Around Penn Athletics, there will be no shortage of high-octane matchups across the board this weekend. All in all, seven Penn teams will be in regular season action over the next three days, with the majority of them getting deep into the crucial stretch of conference play. With such an action-packed weekend ahead, our sports editors head to the roundtable to debate: which Penn team is under the most pressure to perform this weekend?
Jonathan Pollack, Sports Editor:
It’s now or never for Penn men’s basketball in conference play, and the pressure could not be higher.
The Red and Blue have gotten off to a rocky start in conference play, losing their first three Ivy tilts. Two of them were against Princeton and Yale, two of the presumptive top three teams in the league, so while it would have been nice to steal one of those games, the losses were expected. However, the Quakers’ last Ivy loss, an 82-70 clunker against Brown, was one that really hurt. Penn was expected to win that game, and the loss put them in the 0-3 spot that they currently sit in.
It’s not like the Quakers have nothing going for them though. They are coming off a Big 5 win against La Salle in which they played one of their best games in the past few weeks. But more importantly, AJ Brodeur finally regained his early season form, one that was noticeably missing from Penn’s three Ancient Eight matchups. The Quakers need Brodeur to play well if they want a shot at climbing back into postseason contention.
Time is running out on Penn’s Ivy tournament hopes, and this weekend they must win at least one game, if not both, if they want to have a shot. Without at least one victory this weekend, the Quakers will see their title dreams disappear, and if that’s not the definition of pressure, I don’t know what is.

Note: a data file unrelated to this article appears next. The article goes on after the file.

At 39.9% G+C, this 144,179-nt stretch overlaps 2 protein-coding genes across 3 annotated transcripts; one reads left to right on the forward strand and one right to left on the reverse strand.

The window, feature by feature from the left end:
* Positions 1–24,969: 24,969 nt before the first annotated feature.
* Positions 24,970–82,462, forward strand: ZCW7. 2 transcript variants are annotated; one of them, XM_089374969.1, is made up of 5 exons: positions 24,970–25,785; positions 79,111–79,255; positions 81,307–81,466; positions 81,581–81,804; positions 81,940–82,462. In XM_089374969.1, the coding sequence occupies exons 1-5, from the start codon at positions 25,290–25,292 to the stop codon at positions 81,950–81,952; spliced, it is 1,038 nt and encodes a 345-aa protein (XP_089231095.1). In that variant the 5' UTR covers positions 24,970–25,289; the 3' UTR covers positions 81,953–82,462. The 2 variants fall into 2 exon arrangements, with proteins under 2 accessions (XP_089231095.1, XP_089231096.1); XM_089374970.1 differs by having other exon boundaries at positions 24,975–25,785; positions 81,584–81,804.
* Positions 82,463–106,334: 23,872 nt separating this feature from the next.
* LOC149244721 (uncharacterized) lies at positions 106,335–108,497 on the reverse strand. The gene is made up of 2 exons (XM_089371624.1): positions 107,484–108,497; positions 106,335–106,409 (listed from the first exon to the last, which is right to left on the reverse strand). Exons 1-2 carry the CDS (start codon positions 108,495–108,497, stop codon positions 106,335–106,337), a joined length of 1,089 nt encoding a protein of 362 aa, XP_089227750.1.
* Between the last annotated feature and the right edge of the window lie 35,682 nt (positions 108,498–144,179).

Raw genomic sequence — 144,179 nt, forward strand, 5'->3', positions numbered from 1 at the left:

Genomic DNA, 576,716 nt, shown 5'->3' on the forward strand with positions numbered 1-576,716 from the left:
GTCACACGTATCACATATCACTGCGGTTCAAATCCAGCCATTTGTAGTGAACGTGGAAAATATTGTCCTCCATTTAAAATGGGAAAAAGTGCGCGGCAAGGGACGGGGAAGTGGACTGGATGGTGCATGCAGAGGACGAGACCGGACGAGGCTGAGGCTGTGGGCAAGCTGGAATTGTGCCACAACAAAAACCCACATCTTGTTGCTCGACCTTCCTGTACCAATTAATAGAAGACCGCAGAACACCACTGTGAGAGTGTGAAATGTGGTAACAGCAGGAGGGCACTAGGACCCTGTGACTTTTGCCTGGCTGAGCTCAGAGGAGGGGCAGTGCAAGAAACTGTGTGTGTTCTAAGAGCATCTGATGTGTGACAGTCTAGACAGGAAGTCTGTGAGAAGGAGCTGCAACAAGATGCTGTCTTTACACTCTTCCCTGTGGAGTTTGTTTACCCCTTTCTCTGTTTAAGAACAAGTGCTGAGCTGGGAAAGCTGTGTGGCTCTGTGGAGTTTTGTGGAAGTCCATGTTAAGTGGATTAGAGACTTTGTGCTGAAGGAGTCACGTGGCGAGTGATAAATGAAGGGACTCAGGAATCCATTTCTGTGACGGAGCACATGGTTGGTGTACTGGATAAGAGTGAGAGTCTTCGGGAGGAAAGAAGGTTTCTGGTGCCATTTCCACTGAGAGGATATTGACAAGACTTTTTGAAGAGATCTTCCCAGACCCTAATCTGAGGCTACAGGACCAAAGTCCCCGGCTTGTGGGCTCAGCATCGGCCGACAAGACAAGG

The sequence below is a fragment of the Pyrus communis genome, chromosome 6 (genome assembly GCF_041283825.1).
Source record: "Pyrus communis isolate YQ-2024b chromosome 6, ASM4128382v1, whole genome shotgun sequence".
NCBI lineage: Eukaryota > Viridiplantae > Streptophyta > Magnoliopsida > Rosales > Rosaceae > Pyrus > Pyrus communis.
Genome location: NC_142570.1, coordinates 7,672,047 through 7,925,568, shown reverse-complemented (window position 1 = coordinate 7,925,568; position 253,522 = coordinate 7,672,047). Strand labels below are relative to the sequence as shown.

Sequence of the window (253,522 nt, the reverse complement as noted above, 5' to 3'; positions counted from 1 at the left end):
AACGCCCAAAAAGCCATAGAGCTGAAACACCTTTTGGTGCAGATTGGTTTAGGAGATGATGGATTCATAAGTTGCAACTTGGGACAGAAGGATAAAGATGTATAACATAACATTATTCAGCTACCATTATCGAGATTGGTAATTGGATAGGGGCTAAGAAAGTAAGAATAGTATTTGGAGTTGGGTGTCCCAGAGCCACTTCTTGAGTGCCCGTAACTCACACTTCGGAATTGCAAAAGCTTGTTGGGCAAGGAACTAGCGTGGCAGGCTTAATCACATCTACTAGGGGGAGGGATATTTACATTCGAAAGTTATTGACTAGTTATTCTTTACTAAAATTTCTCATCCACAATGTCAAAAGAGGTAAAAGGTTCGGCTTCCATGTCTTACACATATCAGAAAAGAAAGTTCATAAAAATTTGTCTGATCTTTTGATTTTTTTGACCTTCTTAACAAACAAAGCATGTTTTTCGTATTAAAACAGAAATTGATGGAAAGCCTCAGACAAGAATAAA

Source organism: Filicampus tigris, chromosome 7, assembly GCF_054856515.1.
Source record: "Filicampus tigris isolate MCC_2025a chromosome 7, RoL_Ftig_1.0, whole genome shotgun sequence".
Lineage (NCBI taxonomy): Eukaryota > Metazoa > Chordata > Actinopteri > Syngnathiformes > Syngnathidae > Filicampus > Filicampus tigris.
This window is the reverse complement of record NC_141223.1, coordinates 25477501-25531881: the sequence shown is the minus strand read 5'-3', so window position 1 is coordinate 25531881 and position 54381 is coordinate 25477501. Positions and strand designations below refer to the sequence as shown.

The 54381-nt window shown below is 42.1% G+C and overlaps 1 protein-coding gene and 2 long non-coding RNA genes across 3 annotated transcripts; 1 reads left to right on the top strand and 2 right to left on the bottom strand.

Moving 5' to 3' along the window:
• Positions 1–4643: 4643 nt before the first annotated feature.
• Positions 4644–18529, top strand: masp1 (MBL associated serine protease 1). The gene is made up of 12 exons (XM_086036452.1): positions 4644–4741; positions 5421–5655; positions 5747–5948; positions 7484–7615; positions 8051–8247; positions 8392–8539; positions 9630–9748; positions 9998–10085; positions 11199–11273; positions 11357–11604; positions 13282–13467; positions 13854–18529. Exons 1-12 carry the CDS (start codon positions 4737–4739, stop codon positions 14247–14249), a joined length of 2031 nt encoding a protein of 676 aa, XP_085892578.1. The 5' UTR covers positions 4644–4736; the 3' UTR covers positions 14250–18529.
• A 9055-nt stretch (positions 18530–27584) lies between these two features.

Tommy Rothman, Sports Editor:
Penn women’s basketball faces the most pressure to perform this weekend. The Quakers are the defending Ivy League champions and just wrapped up non-conference play, meaning it’s all Ivy action from here on out. And while the Ancient Eight games have gone smoothly in recent years for Penn, the Red and Blue had some issues with their non-conference foes this season, especially in the Big 5.
A massacre of Division III Stevens Tech let Penn end that part of its season on a high note, but an 0-4 performance against their fellow members of the Philly quintet, including losses to Villanova and Temple the past two weeks, has the Quakers in need of a legitimate win against a legitimate opponent.
And a legitimate opponent is certainly on the docket this weekend, as Harvard will come to the Palestra having won 16 straight games. The Crimson appear to be the main threat to Penn’s Ivy title, although Princeton, of course, will always be in the midst of the championship race.
While Penn has to be the favorite in the Ivy League despite Harvard’s streak, and it has been seven seasons since a team other than the Tigers or Quakers won the title, Harvard (and Dartmouth the next night) will be looking to throw a twist in the Ivy League narrative.
Brevin Fleischer, Associate Sports Editor:
While I’ll concede that both basketball teams are heading into a crucial weekend, these two squads have lost in the past and can most likely lose again without totally jeopardizing everything they’ve built. However, there remains one team that hasn’t dealt with many losses at all this year and can ill-afford to start now. Women’s squash storms into the weekend sporting a 7-1 record and the number two ranking in the entire country. On Saturday, they take on No. 10 Brown, a team that has won five matches in a row. The Quakers, riding a winning streak of equal length, have more on the line than their opponents. A loss this weekend would open the door for any of the three teams ranked immediately below them in the national polls, as Trinity, Princeton and Yale have each only lost once in their own right. When one reaches the mountaintop, as women’s squash has, any misstep could be devastating.
Adding to the intrigue of the weekend is the remarkable fact that sophomore Reeham Salah has still yet to drop a game this season. That’s right. Not only has she won each of her eight matches on the year, but she has yet to lose a single game within those matches. That type of dominance is unparalleled. But again, with that type of success comes the inordinate and unrelenting pressure to sustain her level, a pressure Salah and the rest of women’s squash must face each time they play.